*flails Kermet arms* This is very exciting! It will be great to get to know Fable even more.
For our reading writers, what’s the most valuable writing advice you’ve ever received?
E.B. White (Charlotte’s Web) once said: “A writer who waits for ideal conditions under which to work will die without putting a word on paper.” Truth! Sometimes you’ll feel truly inspired—other times you’ll have to drag each word out. Sometimes you’ll write in a clean, tidy office—other times you’ll be sitting on the back seat of a city bus. Sometimes you’ll write in the quiet morning light on a vintage typewriter with a steamy cup of tea beside you—other times you’ll poke letters into a cell phone notepad in the middle of the night because you woke up to a screaming baby and then got an idea for a new story. Readers will never know which passages were written under “ideal” circumstances and which you scraped out of the muck. Just let yourself write.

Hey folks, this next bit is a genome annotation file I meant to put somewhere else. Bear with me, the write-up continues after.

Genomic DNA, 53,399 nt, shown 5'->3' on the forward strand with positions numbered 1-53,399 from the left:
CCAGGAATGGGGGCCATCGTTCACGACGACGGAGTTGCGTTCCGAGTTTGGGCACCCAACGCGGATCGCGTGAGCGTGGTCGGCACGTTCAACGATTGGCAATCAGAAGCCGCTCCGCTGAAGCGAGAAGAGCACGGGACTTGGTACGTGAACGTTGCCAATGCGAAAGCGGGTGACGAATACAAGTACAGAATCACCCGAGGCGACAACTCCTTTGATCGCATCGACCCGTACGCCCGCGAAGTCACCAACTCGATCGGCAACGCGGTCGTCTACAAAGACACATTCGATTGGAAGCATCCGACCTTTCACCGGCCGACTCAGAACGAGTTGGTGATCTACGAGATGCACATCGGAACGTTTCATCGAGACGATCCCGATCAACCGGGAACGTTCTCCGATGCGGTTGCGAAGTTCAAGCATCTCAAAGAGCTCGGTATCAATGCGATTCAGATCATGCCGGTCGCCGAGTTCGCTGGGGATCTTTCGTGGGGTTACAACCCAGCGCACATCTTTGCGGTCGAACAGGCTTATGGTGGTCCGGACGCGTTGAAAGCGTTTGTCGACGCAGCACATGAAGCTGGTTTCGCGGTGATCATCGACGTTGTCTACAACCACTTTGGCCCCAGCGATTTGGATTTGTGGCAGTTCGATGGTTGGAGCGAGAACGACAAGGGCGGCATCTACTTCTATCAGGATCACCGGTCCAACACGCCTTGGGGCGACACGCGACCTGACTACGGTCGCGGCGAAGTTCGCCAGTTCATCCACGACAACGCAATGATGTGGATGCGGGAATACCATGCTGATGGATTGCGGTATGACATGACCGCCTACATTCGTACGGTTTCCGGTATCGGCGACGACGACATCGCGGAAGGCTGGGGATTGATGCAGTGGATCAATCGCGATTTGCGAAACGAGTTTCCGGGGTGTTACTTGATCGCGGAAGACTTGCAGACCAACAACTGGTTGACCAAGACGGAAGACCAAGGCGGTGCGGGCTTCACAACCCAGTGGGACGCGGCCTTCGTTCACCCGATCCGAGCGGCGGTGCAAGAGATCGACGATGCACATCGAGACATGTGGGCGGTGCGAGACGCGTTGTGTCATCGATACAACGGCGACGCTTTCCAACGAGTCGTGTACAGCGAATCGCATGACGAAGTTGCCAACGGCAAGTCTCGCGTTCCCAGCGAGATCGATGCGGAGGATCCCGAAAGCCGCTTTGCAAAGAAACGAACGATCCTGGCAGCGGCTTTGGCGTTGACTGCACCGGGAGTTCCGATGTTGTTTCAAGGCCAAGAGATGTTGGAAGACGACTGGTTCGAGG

Such wonderful advice, William. Thank you for sharing your wisdom and your work with us. Looking forward the The Oddmire’s release on July 16! Your friends at The Mixed-Up Files will be cheering you on.
Reports of William Ritter’s birthplace are unreliable and varied, placing his hometown either in a series of mysterious Catacombs in Malta or in a quiet town in Oregon. His parents, it can be confirmed, raised him to value intelligence, creativity, and individuality. When reading aloud, they always did the voices.
At the University of Oregon, William made questionable choices, including willfully selecting classes for the interesting stories they promised, rather than for any practical application. When he wasn’t frivolously playing with words, he earned credits in such meaningful courses as Trampoline, Juggling, and Seventeenth Century Italian Longsword. These dubious decisions notwithstanding, he regrets nothing and now holds degrees in English and education with certificates in creative writing and folklore.
He currently teaches high school language arts, including reading and writing, mythology and heroes. He is a proud husband and father. When reading aloud, he always does the voices. Find out more about William – WEBSITE | TWITTER
Readers, do you like fantasy middle grade like The Oddmire? If so, what do you like about fantasy?